Tuesday, 10 May 2016

Wombling in Danish

This is not a blog about wombling. Promise. It just so happens that I've only made two blog posts and they just happen to be about wombling.

I went to Copenhagen recently. Lovely place. Everything looks great there. Everything works better there. I said to my other half, "Every other country does everything better than the UK. Except we have the NHS."

Being tight and skint and too uncultured to even attempt the fancy restaurants of Copenhagen, we went straight to the supermarket to stock up.

Lots of bottles of Diet Coke and cans of beer were bought. When I looked at the receipt I saw all these references to 'pants', for all different amounts. "What are these random things they've been charging me for?" I thought.

When we got back to our AirBnB apartment (ace, but that's another blog post) I googled it. (Thank god I've got a decent phone now and access to wi-fi in the apartment).

Turns out 'pant' means 'deposit'. When you buy cans or plastic bottles in Denmark, you are charged a deposit and you have to take the empty cans and bottles back to the supermarket and put them in this fancy machine to get a credit receipt.

One of the great things about going to Copenhagen was the amount of information available about it online - about how things work, how the transport system works, how transport tickets work...There are apps for buying your travel tickets and apps for finding your way around...but nowhere did I see mentioned the Danish deposit system! I even have a couple of friends (yes, I do have a couple of them) who have been to Copenhagen and gave me some tips - but didn't mention that. Maybe because they did what you're supposed to do and went to restaurants every night instead of supermarkets every night like me.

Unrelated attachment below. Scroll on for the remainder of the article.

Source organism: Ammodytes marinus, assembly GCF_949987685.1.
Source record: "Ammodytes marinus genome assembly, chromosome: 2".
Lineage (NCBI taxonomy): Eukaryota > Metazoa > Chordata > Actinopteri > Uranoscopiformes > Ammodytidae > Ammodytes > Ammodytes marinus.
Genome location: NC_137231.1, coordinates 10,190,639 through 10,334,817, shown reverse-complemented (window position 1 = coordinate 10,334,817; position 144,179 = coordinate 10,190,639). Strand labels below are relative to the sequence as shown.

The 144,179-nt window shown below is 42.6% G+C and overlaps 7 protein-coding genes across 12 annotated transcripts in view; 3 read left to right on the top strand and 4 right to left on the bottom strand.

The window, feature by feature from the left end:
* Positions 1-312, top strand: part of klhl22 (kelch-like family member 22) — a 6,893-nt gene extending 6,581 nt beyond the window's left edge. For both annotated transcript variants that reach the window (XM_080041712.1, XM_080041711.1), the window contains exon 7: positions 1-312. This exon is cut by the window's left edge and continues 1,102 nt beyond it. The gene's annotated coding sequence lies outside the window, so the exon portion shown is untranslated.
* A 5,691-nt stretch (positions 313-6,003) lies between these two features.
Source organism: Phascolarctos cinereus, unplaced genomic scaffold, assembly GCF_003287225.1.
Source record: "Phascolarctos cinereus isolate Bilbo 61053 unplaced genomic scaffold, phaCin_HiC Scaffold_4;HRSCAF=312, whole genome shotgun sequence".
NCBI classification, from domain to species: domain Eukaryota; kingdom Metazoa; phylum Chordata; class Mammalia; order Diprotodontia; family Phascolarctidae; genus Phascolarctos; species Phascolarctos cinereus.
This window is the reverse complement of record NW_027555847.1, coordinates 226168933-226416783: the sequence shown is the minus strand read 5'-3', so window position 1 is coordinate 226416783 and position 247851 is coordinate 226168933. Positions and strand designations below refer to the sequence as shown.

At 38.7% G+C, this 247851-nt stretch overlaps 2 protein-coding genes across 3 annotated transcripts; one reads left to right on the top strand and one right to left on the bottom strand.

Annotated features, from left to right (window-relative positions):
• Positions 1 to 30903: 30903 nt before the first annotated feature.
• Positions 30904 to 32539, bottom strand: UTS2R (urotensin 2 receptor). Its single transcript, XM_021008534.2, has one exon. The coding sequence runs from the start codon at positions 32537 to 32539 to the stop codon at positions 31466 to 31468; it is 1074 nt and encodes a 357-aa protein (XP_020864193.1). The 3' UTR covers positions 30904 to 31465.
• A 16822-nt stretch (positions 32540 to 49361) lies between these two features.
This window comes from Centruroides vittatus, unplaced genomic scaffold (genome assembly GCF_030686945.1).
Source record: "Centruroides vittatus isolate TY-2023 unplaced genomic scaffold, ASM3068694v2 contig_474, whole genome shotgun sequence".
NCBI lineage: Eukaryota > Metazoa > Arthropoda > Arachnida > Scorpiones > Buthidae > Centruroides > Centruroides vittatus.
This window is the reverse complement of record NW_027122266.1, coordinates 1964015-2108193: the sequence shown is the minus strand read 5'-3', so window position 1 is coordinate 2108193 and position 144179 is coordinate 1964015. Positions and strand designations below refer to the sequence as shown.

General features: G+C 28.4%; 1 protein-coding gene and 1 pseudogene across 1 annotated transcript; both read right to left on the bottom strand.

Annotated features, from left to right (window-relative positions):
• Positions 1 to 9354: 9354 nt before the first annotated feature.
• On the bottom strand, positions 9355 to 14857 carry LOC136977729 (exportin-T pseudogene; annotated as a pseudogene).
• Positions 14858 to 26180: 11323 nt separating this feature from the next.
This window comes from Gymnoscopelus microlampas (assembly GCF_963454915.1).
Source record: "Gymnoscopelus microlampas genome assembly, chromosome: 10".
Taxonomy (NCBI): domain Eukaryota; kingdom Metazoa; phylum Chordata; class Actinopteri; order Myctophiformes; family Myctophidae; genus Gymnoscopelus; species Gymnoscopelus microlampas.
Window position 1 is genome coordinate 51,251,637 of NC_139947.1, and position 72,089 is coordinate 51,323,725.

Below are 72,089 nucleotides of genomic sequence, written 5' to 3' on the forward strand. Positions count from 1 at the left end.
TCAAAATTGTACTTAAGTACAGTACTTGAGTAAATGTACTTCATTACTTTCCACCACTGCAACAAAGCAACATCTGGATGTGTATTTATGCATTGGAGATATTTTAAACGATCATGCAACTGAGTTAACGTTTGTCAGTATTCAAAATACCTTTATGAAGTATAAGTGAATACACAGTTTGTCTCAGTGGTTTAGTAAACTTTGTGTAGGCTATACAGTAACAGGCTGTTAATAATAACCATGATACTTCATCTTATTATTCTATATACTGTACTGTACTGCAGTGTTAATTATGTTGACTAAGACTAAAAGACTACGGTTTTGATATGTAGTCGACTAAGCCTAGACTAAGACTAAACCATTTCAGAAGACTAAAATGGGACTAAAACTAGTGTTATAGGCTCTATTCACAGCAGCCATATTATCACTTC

What's this got to do with wombling, you ask?

Well, after I realised that, I started noticing possibly homeless, possibly poor, possibly just unfortunate people everywhere rifling through bins (especially in tourist attractions) for, you guessed it, bottles and cans that they could claim the deposits back off.

Everywhere I went I would notice the abandoned Tuborg cans in the road and consider picking them up. Like a true womble/meff. I couldn't bring myself to do it though. Embarassment.

I was reading a book at the time set in Copenhagen (it's rubbish, don't bother) where the main character moaned about her dad always picking up discarded cans and bottles in the street, even though he wasn't homeless or poor or unfortunate. I thought, "If I lived here, I would definitely do that."

We took all our cans and bottles back to the supermarket on the way home. We were there 3 days and amassed 44DKK (somewhere around £5 I think) worth of recycling. It helped pay for our expensive 3 zone Metro tickets to the airport.

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